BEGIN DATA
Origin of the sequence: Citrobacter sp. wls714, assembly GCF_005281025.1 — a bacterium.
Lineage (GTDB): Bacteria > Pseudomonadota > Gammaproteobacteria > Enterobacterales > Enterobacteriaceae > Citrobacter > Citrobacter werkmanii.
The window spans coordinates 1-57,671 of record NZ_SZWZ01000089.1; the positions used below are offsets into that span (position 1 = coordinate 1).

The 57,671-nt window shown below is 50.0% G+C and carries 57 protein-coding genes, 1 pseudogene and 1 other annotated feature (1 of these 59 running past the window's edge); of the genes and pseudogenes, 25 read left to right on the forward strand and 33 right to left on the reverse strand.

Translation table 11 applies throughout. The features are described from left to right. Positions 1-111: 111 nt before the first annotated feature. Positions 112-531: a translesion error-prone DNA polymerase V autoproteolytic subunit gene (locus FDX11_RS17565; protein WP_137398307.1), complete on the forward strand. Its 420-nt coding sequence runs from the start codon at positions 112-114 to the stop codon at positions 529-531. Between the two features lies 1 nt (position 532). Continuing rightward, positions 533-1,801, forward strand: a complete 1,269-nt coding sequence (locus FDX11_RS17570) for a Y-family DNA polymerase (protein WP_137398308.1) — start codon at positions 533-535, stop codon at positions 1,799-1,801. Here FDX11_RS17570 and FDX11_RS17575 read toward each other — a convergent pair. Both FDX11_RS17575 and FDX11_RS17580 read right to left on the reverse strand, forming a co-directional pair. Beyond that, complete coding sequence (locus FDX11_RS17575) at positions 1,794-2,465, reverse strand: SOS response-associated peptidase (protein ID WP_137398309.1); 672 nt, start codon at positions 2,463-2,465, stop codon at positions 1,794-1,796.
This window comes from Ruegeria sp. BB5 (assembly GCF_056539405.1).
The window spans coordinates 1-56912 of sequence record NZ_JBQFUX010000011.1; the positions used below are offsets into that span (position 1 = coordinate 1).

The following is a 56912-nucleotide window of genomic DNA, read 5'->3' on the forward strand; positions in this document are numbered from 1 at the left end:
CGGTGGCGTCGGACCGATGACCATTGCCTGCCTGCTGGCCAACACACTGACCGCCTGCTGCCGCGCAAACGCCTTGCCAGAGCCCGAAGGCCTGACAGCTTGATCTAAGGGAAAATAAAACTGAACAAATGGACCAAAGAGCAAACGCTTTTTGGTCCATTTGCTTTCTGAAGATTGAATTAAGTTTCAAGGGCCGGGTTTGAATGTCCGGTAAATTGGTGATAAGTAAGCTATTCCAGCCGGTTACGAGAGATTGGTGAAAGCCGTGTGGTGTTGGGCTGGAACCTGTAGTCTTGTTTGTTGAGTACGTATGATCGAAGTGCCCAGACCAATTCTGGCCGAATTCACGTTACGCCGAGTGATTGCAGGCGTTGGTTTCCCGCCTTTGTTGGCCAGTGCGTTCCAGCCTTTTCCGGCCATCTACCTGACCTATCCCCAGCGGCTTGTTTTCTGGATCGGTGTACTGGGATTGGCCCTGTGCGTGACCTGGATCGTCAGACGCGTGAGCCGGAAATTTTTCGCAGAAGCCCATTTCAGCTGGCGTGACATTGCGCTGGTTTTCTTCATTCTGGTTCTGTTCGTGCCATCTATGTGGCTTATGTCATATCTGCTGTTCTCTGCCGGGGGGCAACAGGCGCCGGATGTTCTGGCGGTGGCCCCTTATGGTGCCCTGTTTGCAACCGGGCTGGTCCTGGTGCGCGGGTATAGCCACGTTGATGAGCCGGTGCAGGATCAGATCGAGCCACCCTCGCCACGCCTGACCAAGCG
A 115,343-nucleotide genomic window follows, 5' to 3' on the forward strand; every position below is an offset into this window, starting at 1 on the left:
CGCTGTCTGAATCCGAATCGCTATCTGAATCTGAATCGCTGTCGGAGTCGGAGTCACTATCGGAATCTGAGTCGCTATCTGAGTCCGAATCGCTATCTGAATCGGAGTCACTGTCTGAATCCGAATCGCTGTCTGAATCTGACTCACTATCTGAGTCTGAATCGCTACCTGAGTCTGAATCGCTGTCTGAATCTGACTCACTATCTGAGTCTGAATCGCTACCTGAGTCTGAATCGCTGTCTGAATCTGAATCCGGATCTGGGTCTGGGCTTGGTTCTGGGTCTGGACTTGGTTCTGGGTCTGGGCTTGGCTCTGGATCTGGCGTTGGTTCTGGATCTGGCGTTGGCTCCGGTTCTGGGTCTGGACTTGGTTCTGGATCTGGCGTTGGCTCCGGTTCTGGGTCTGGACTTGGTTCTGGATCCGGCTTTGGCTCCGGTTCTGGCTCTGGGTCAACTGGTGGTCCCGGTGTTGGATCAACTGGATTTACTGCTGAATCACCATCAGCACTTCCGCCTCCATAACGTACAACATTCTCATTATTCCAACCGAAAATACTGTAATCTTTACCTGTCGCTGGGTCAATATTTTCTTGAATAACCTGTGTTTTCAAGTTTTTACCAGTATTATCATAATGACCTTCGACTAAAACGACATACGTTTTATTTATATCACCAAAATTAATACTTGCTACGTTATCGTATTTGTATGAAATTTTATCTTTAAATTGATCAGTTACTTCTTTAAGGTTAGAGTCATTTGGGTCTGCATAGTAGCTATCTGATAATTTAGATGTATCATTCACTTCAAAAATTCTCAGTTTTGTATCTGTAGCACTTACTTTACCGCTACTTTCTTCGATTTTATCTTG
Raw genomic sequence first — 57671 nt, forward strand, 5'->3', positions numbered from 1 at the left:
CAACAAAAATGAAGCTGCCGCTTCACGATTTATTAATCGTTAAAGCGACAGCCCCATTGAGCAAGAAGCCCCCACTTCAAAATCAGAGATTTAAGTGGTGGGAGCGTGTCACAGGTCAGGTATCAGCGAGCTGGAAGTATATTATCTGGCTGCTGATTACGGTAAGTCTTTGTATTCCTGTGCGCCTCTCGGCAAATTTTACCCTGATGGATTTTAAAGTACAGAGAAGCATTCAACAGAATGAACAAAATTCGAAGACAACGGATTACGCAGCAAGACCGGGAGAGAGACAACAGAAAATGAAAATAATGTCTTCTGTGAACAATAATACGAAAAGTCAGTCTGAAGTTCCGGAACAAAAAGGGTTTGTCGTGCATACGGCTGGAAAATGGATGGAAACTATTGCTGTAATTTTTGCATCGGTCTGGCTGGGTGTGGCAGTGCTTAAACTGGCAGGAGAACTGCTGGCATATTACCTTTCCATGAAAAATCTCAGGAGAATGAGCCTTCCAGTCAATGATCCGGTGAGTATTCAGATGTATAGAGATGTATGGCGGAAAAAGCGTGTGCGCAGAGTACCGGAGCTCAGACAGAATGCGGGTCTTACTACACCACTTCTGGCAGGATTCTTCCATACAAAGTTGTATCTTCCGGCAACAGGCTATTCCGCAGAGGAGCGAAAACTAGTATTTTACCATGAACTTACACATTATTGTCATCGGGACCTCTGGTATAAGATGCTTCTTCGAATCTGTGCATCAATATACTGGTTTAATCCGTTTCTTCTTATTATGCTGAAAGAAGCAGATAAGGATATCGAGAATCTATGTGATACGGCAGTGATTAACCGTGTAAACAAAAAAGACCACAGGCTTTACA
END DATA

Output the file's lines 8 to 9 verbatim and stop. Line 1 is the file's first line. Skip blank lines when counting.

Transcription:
The following is a 56912-nucleotide window of genomic DNA, read 5'->3' on the forward strand; positions in this document are numbered from 1 at the left end:
CGGTGGCGTCGGACCGATGACCATTGCCTGCCTGCTGGCCAACACACTGACCGCCTGCTGCCGCGCAAACGCCTTGCCAGAGCCCGAAGGCCTGACAGCTTGATCTAAGGGAAAATAAAACTGAACAAATGGACCAAAGAGCAAACGCTTTTTGGTCCATTTGCTTTCTGAAGATTGAATTAAGTTTCAAGGGCCGGGTTTGAATGTCCGGTAAATTGGTGATAAGTAAGCTATTCCAGCCGGTTACGAGAGATTGGTGAAAGCCGTGTGGTGTTGGGCTGGAACCTGTAGTCTTGTTTGTTGAGTACGTATGATCGAAGTGCCCAGACCAATTCTGGCCGAATTCACGTTACGCCGAGTGATTGCAGGCGTTGGTTTCCCGCCTTTGTTGGCCAGTGCGTTCCAGCCTTTTCCGGCCATCTACCTGACCTATCCCCAGCGGCTTGTTTTCTGGATCGGTGTACTGGGATTGGCCCTGTGCGTGACCTGGATCGTCAGACGCGTGAGCCGGAAATTTTTCGCAGAAGCCCATTTCAGCTGGCGTGACATTGCGCTGGTTTTCTTCATTCTGGTTCTGTTCGTGCCATCTATGTGGCTTATGTCATATCTGCTGTTCTCTGCCGGGGGGCAACAGGCGCCGGATGTTCTGGCGGTGGCCCCTTATGGTGCCCTGTTTGCAACCGGGCTGGTCCTGGTGCGCGGGTATAGCCACGTTGATGAGCCGGTGCAGGATCAGATCGAGCCACCCTCGCCACGCCTGACCAAGCG